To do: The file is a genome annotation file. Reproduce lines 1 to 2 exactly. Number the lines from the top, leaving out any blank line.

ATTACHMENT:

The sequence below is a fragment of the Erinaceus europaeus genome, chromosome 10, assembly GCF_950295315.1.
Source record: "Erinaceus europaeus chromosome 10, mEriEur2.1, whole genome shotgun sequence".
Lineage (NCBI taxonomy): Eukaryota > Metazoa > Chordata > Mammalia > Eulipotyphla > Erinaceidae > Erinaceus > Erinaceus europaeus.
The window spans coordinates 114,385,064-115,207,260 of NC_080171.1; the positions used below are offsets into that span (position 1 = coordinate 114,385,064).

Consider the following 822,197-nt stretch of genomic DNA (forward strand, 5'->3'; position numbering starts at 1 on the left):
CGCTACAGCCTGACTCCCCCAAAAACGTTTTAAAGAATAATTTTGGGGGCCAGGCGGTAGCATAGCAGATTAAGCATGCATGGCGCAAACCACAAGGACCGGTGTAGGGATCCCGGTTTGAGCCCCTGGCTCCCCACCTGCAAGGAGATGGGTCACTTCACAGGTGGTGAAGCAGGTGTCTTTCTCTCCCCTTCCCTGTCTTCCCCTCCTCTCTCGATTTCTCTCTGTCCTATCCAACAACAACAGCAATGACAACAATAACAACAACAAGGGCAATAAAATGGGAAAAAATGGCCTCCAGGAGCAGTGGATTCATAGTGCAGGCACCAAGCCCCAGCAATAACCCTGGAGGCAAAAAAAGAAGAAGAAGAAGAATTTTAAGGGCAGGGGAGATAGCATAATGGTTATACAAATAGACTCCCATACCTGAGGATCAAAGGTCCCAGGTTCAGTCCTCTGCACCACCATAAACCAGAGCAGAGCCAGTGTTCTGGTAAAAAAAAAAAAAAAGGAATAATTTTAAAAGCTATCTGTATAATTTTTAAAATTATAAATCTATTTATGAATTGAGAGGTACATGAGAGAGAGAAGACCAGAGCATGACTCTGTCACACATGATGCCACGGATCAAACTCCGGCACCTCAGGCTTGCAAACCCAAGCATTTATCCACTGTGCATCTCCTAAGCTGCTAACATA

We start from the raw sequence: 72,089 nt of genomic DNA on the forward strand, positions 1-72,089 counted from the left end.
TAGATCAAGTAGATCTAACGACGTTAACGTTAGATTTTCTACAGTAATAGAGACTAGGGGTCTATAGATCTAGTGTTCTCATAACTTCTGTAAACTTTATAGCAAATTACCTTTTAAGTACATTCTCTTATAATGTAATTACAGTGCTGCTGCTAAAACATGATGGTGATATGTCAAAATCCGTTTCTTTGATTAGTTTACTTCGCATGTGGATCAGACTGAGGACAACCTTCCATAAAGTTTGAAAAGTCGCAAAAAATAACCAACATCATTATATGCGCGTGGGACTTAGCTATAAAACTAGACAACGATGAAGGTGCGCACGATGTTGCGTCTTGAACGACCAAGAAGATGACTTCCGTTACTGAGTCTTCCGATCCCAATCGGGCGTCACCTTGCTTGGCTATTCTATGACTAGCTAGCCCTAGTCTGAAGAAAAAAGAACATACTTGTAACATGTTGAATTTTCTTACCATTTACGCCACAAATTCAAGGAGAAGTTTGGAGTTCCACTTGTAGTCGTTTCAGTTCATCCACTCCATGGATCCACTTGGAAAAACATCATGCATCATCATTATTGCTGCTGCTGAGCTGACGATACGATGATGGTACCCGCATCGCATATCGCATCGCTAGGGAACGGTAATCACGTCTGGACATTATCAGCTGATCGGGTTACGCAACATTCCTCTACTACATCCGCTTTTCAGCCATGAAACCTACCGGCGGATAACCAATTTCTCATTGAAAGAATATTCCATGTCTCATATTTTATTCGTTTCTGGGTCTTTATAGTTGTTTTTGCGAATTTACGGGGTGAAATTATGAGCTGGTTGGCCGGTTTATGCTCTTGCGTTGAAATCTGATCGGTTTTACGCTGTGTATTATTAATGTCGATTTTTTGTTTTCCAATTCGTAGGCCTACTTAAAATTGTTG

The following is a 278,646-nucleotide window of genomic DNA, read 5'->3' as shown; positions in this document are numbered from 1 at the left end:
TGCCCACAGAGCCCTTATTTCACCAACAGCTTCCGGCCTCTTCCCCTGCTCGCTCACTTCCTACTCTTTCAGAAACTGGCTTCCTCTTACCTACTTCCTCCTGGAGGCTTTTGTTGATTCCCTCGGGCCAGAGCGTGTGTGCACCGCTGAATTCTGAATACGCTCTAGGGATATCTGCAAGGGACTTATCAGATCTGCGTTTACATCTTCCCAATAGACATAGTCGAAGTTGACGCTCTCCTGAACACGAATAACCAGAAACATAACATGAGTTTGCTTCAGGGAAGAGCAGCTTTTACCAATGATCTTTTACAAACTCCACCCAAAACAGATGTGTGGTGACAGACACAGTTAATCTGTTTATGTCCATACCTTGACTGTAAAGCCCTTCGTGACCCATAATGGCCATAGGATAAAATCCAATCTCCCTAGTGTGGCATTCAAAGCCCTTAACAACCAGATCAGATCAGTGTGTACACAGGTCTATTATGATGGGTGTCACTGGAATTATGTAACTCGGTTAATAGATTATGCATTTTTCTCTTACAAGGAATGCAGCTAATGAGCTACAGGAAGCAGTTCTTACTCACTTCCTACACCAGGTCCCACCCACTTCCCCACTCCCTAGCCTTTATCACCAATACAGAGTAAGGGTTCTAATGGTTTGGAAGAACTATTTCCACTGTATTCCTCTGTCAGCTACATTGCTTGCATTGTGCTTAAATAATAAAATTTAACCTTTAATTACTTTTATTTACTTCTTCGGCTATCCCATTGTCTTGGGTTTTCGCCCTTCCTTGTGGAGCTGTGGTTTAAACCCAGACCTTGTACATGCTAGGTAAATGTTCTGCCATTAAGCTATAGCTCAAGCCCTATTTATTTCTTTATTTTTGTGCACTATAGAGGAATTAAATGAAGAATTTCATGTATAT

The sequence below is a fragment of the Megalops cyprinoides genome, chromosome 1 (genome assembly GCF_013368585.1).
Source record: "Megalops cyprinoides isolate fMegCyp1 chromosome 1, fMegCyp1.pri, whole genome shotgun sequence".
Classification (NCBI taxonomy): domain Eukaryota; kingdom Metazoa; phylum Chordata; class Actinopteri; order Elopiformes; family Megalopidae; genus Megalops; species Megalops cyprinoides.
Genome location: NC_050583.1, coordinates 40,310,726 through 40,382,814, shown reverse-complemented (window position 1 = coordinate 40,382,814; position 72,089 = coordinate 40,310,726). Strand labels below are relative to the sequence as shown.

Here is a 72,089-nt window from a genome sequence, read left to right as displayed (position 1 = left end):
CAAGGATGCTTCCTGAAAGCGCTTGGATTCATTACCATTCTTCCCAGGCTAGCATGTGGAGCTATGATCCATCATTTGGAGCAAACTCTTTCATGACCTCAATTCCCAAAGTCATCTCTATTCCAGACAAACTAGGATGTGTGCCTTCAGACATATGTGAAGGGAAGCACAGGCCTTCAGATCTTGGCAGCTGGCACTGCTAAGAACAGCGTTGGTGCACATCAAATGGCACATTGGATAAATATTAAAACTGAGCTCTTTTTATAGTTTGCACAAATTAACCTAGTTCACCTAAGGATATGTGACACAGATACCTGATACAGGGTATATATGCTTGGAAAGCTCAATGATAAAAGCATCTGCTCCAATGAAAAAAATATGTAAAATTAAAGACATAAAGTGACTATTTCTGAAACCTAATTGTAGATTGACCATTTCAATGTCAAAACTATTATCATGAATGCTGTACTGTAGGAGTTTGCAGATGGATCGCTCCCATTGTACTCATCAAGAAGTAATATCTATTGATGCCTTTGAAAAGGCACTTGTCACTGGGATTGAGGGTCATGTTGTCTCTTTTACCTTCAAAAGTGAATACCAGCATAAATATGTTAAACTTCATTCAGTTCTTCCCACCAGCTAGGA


The sequence below is a fragment of the Erinaceus europaeus genome, chromosome 10, assembly GCF_950295315.1.
Source record: "Erinaceus europaeus chromosome 10, mEriEur2.1, whole genome shotgun sequence".